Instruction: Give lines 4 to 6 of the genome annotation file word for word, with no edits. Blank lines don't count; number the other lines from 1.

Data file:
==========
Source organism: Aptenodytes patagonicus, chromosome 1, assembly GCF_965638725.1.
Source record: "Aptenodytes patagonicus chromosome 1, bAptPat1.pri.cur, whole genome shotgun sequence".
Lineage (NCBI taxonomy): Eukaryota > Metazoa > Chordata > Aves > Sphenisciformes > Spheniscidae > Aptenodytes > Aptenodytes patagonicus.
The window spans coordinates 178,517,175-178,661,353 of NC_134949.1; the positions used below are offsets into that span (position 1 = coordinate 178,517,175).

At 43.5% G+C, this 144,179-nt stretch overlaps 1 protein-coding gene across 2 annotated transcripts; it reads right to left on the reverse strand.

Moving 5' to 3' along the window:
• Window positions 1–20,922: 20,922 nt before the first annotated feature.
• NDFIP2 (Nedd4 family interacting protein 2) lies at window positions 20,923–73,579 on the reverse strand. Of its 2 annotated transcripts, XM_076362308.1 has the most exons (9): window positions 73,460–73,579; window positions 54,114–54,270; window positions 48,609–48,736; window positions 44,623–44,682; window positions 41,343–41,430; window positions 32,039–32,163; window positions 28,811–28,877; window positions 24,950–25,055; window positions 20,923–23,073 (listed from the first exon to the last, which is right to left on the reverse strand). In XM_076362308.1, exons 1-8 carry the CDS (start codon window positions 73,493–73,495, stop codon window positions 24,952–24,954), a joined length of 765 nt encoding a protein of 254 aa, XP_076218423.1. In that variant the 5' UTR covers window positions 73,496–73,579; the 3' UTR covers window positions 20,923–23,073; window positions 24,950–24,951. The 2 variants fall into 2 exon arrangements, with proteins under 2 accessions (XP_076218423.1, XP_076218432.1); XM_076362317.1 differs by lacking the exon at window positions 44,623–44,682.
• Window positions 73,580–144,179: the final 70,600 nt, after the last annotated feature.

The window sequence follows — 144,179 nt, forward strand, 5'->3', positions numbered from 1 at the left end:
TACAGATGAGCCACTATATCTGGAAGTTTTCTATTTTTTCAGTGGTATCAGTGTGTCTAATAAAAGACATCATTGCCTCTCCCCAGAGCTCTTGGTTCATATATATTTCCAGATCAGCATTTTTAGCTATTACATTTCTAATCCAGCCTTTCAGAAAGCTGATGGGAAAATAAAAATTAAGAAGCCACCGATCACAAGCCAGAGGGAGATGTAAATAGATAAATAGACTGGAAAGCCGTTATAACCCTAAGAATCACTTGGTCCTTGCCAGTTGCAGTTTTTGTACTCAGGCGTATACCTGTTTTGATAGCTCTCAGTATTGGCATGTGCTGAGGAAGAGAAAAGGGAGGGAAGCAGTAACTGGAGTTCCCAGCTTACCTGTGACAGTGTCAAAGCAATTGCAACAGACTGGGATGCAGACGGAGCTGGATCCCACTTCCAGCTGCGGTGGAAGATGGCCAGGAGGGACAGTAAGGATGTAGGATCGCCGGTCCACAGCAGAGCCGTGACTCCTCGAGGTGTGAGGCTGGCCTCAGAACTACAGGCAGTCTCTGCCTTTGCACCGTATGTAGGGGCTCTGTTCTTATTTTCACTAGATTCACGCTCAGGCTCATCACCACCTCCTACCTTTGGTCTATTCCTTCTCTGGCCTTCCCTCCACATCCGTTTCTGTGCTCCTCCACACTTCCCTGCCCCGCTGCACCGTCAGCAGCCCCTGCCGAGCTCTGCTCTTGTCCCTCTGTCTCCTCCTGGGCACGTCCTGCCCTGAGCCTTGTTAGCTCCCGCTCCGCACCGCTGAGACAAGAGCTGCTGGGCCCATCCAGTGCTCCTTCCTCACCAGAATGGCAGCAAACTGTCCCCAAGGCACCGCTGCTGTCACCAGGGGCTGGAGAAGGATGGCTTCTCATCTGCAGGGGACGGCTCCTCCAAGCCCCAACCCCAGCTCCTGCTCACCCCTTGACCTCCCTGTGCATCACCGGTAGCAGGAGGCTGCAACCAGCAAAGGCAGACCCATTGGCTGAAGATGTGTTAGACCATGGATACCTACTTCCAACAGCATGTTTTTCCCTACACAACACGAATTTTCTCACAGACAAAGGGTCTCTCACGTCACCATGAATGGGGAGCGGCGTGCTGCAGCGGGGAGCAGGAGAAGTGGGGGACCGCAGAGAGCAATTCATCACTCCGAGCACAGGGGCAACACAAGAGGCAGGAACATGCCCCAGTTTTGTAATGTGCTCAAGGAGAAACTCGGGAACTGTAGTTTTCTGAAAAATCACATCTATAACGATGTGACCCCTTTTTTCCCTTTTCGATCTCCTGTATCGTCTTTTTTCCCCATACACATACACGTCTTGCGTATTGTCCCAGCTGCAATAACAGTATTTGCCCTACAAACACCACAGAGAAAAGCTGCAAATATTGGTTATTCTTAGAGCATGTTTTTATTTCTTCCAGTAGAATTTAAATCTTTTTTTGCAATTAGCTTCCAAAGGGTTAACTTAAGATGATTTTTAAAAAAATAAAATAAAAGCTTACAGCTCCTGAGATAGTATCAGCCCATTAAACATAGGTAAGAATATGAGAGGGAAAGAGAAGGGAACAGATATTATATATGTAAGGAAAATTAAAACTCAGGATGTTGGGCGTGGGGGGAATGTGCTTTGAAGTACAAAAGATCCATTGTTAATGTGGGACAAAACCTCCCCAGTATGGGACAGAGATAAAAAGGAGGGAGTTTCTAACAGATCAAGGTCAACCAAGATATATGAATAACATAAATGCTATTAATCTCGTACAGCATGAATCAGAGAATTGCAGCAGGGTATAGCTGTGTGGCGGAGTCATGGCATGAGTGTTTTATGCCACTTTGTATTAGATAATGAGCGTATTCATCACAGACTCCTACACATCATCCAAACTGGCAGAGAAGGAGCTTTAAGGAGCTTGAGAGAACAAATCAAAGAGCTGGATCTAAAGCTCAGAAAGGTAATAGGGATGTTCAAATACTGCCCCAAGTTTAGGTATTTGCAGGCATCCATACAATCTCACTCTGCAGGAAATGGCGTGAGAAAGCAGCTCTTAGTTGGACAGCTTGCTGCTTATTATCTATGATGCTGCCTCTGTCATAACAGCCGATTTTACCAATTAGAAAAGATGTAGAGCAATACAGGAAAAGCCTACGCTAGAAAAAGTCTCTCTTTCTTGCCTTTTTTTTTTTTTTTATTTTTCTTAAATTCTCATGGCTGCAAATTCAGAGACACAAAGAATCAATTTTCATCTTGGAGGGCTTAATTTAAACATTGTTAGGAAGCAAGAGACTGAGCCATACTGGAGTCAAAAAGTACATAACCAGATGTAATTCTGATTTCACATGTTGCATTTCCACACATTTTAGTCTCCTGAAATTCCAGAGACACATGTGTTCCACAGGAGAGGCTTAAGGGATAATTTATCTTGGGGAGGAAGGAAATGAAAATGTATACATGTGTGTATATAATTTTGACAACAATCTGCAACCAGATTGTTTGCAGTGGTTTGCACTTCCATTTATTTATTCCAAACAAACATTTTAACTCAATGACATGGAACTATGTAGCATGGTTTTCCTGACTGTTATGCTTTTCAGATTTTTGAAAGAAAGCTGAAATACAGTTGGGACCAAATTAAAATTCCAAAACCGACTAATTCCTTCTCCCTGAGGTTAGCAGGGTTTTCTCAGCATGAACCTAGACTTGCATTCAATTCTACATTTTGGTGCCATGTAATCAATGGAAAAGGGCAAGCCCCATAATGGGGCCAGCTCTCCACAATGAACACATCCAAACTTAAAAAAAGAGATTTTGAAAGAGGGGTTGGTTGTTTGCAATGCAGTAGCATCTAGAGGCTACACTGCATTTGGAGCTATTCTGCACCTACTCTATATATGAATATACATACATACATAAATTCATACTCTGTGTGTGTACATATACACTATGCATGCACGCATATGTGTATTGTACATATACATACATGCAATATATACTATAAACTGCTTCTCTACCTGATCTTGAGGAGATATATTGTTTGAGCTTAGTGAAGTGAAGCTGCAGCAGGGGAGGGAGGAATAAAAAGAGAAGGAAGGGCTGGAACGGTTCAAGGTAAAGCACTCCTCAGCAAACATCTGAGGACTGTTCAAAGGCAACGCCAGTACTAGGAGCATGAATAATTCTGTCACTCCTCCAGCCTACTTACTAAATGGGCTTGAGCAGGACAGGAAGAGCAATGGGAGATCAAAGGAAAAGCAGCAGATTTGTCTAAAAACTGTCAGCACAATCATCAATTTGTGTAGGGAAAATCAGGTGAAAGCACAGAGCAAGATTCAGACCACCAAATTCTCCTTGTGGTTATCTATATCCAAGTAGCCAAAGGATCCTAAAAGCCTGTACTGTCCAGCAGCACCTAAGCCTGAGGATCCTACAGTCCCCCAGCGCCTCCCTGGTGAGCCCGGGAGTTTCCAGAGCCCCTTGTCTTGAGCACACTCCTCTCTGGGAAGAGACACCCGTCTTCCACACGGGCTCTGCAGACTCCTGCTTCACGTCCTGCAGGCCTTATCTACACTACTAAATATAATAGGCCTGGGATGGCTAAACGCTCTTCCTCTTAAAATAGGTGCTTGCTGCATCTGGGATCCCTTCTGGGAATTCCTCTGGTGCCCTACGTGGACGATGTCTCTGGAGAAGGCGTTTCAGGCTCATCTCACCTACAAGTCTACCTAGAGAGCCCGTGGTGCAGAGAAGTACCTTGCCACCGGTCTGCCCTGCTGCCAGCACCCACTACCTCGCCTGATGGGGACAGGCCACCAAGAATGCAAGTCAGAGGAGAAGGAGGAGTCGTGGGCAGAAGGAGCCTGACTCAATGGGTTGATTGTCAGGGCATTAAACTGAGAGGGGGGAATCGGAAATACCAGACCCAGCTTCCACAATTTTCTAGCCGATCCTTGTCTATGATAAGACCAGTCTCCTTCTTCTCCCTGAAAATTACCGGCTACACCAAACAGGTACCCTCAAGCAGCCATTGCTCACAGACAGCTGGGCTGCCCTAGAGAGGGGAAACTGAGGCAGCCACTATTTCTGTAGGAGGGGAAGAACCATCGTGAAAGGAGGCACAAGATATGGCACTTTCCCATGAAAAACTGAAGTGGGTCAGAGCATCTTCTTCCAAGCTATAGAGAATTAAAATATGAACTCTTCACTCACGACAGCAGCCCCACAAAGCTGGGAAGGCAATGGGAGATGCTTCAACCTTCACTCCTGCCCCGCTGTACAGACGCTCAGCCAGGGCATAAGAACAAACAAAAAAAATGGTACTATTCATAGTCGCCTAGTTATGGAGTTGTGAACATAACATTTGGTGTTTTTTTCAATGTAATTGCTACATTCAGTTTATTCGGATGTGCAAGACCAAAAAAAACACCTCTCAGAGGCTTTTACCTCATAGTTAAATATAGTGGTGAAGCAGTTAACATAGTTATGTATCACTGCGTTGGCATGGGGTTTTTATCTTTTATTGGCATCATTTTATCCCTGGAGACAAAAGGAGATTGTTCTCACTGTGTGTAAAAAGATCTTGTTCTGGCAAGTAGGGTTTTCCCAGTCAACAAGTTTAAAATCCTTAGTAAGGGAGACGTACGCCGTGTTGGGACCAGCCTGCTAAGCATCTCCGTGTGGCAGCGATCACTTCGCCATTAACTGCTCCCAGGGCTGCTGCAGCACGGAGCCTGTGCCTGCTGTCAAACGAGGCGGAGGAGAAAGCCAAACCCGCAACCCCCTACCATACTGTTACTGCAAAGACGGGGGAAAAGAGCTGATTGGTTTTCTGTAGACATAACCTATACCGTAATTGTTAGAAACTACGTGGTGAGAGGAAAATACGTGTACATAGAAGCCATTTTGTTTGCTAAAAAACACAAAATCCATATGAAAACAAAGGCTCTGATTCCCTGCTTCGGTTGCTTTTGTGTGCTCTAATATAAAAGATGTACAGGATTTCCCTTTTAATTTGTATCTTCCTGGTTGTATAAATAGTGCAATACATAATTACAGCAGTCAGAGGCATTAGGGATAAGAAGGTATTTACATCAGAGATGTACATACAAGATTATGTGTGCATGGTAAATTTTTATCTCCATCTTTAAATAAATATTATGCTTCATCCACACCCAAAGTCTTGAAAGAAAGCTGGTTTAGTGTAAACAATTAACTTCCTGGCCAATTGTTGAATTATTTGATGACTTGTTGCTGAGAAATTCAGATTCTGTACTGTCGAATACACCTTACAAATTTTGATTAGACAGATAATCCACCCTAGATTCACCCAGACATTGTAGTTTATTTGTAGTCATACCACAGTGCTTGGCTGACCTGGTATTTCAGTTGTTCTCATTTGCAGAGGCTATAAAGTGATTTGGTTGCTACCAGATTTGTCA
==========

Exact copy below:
The window spans coordinates 178,517,175-178,661,353 of NC_134949.1; the positions used below are offsets into that span (position 1 = coordinate 178,517,175).

At 43.5% G+C, this 144,179-nt stretch overlaps 1 protein-coding gene across 2 annotated transcripts; it reads right to left on the reverse strand.

Moving 5' to 3' along the window: